Zoe Buckman’s current work, Present Life, focuses on the variable nature of life through birth, motherhood and decay as displayed on various mediums. Whitewall’s Katy Donoghue caught up with Zoe to get the scoop on Present Life and the story behind the exhibit.
Here’s a brief excerpt from Katy’s interview, “Zoë Buckman: Neon, Lace, and a Plastinated Placenta“:
Zoë Buckman’s solo show, “Present Life,” opens tonight at Garis & Hahn in New York. On view through March 28, it includes a sound installation; photographs; neons; sculpture in marble, concrete, and glass; and embroidered lace. Whitewall visited Buckman in her studio late last year as the works were coming together. We learned that the starting point for this body of work was the birth of her child and the unexpected state of her placenta. Buckman has a bright energy, and is as adept in discussing the work of contemporary artists like Sophie Calle as she is at quoting Biggie and Tupac lyrics. Over tea, the artist told of us about her newfound love of neon, how one goes about plastinating an organ, and a couple of wacky (but poignant) pregnancy dreams. Here’s an excerpt from our conversation, the entirety of which will be in Whitewall’s spring 2015 Art Issue, out next month.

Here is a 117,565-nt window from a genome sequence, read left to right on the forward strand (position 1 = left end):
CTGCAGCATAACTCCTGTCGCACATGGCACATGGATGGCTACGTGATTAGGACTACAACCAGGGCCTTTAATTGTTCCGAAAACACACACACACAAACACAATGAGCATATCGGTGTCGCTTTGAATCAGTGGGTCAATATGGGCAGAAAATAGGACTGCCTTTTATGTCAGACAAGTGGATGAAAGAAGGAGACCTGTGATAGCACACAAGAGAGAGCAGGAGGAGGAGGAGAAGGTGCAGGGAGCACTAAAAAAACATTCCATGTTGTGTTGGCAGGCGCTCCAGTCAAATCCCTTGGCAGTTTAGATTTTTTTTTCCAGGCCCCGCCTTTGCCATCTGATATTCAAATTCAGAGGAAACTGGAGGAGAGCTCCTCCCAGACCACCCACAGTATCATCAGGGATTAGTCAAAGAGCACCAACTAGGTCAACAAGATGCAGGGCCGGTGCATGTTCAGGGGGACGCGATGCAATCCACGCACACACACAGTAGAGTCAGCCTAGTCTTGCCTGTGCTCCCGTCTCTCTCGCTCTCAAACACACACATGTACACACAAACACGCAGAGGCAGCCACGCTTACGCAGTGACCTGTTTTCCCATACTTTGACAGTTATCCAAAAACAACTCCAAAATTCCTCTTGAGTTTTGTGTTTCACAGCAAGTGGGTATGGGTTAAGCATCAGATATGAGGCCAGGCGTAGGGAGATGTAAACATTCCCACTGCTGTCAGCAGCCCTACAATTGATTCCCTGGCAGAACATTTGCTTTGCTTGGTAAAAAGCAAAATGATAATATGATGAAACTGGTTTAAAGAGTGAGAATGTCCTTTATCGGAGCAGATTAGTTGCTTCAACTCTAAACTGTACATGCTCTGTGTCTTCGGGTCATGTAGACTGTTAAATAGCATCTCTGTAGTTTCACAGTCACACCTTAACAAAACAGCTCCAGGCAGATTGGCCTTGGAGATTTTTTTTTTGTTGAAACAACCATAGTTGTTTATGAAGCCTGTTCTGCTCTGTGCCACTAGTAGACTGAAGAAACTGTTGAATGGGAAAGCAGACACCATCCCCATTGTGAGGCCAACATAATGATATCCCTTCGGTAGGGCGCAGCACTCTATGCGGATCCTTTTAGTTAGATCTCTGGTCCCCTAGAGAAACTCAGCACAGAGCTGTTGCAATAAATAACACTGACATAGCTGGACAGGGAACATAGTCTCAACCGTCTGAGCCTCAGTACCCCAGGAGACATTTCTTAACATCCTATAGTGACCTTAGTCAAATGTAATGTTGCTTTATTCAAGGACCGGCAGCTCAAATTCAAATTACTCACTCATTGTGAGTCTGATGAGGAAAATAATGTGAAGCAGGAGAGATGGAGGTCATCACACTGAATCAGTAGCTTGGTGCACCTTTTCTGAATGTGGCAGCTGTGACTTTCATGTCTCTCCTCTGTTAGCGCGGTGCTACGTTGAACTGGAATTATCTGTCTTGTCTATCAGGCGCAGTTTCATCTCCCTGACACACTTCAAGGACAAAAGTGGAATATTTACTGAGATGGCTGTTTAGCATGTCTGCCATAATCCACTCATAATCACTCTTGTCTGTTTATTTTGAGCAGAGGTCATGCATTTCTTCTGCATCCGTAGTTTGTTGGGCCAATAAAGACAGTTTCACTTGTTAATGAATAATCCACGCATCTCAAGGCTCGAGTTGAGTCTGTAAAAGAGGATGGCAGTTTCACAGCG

WHITEWALL: In the Garis & Hahn show, in one room you have a dining table with a lace runner, and sounds of a family dinner and the ocean will be played. What was the inspiration for that installation?
Read Zoe’s answers at whitewallmag.com